The deaths of founding brother Winthrop in 1973 and sister Babs in 1976 heightened the urgency of determining the Fund’s future. Ultimately, the Fund undertook a highly unusual compromise measure. After carefully reviewing its ongoing commitments to 25 major institutions that the Rockefeller family and the RBF had founded and/or perpetually supported, it made “exit” grants of at least $1 million to 19 of these institutions, thus freeing the Fund to change direction under new leadership in the future. Retired RBF president Dana S. Creel returned to head the review process, and the grants become known as the “Creel Committee grants.” They assuaged both sides of the conflict, allowing Nelson to feel as if the RBF had more or less permanently taken care of its longtime institutional grantees and sufficiently expressed the brothers’ legacy. And, although the grants reduced the endowment by half (and thus removed the RBF from the roster of top ten U.S. private foundations), they left an endowment that allowed the RBF to endure. Neva Goodwin, Hope Spencer, Steven Rockefeller, David Rockefeller, Jr., and Winthrop Paul Rockefeller joined their cousin Abby O’Neill on the board during the 1970s.
6. Build Bridges Within the Family
Abby played a key role in the smoothing of intergenerational struggles. A trustee since 1958, she was closer in age to her uncle David Rockefeller than to the rest of the cousins, and in many ways shared the brothers’ values and experiences. At the same time, the younger cousins trusted her and felt that she listened to their concerns. She became a real bridge during a tumultuous era.
7. Provide for Authentic Involvement by Non-family Members
Donor control became very much an issue in the 1970s, following the passage of the 1969 Tax Reform Act, which required family foundations to separate personal business, including personal philanthropy, from the activities of the foundation. Foundation staff could no longer work informally on family business. While the Act did not require family foundations to include non-family members as trustees, the court of public opinion heavily favored such diversification. The RBF had had non-family trustees in place since the early 1950s, but the founding brothers still very much guided the Fund’s grantmaking. In 1978, trustee John W. Gardner resigned from the board, citing his feeling that the non-family trustees were being used merely in an advisory capacity despite having full voting rights.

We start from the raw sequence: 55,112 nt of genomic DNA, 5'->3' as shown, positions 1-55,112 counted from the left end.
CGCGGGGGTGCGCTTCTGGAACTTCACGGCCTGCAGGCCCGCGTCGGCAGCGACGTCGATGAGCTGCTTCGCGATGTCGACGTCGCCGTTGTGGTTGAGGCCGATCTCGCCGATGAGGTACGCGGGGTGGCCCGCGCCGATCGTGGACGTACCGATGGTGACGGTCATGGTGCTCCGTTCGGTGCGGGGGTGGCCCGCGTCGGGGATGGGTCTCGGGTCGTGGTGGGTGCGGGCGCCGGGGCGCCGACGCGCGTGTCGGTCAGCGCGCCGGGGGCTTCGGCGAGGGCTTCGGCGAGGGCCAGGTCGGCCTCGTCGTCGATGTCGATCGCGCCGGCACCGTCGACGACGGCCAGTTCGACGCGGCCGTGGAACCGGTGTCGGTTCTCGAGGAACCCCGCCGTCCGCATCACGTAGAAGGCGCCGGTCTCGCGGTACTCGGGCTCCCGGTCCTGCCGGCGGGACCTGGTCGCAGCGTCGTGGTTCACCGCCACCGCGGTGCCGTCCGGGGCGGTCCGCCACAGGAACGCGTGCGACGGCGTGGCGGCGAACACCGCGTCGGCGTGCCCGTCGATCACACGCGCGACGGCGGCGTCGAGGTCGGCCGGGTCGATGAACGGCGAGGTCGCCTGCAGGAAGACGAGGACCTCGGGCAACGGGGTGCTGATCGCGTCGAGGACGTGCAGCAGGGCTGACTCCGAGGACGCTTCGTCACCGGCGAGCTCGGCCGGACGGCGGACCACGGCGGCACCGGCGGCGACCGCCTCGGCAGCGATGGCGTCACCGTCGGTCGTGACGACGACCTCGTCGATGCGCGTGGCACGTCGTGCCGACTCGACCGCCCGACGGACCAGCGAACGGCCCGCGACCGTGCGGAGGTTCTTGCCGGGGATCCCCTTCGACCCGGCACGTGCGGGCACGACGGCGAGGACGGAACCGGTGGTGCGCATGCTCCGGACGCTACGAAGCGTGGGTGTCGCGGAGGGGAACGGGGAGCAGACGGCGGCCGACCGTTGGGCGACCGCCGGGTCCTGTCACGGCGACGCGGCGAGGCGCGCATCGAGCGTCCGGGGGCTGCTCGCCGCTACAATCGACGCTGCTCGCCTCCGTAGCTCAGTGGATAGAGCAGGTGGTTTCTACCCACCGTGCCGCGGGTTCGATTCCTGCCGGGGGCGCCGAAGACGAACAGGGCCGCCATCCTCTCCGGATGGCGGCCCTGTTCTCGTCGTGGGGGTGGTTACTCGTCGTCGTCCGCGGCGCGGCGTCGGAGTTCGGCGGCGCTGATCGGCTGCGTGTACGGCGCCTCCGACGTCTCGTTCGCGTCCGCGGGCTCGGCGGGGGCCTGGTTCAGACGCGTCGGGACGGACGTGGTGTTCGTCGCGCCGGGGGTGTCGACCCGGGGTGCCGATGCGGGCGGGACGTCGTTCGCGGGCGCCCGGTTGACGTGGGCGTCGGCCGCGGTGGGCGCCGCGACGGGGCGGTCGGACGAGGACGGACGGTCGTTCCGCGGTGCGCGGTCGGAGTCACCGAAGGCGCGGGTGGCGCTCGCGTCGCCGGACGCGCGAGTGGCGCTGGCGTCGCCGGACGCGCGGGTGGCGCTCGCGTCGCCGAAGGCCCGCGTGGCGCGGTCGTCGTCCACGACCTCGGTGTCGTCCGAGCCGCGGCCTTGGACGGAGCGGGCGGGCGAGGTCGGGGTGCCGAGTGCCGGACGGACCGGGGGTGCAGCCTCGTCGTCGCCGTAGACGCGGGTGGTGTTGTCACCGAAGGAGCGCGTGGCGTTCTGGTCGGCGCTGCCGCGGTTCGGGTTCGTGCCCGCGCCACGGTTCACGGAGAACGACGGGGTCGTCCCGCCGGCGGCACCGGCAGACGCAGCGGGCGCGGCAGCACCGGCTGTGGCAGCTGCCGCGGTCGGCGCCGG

Indeed, the increasing measures of professionalization, transparency, accountability, and shared control were difficult for some of the founding brothers to accept. The RBF was no longer their collective philanthropic checkbook, and processes such as agendas, board books, and grant recommendations had become more complex and demanded a higher degree of organization. In three and a half decades, the Fund had developed from informal Sunday afternoon meetings at one of the brothers’ homes and employing a single professional staff member into a fully professional foundation with a board of 19, a dozen program associates, 22 support staff, and 5 consultants.
8. Empower the Creativity of the Next Generation
Sadly, the transition to a new generation of leadership was hastened by the unexpected deaths of the Fund’s first two presidents within six months of each other: John D. Rockefeller 3rd in July, 1978 and Nelson Rockefeller in January, 1979. Yet the sometimes uncomfortable conversations and disagreements that had taken place throughout the 1970s meant that the Fund was surprisingly well prepared to go forward. It had resolved its transitional issues and gained a high degree of institutional self-awareness. In 1980, David Rockefeller assumed the chairmanship of the RBF, the last founding brother to do so. He, in turn, appointed a review committee to assess the Fund’s programs and direction. The committee was headed by David Rockefeller, Jr. and was comprised entirely of cousins and non-family trustees.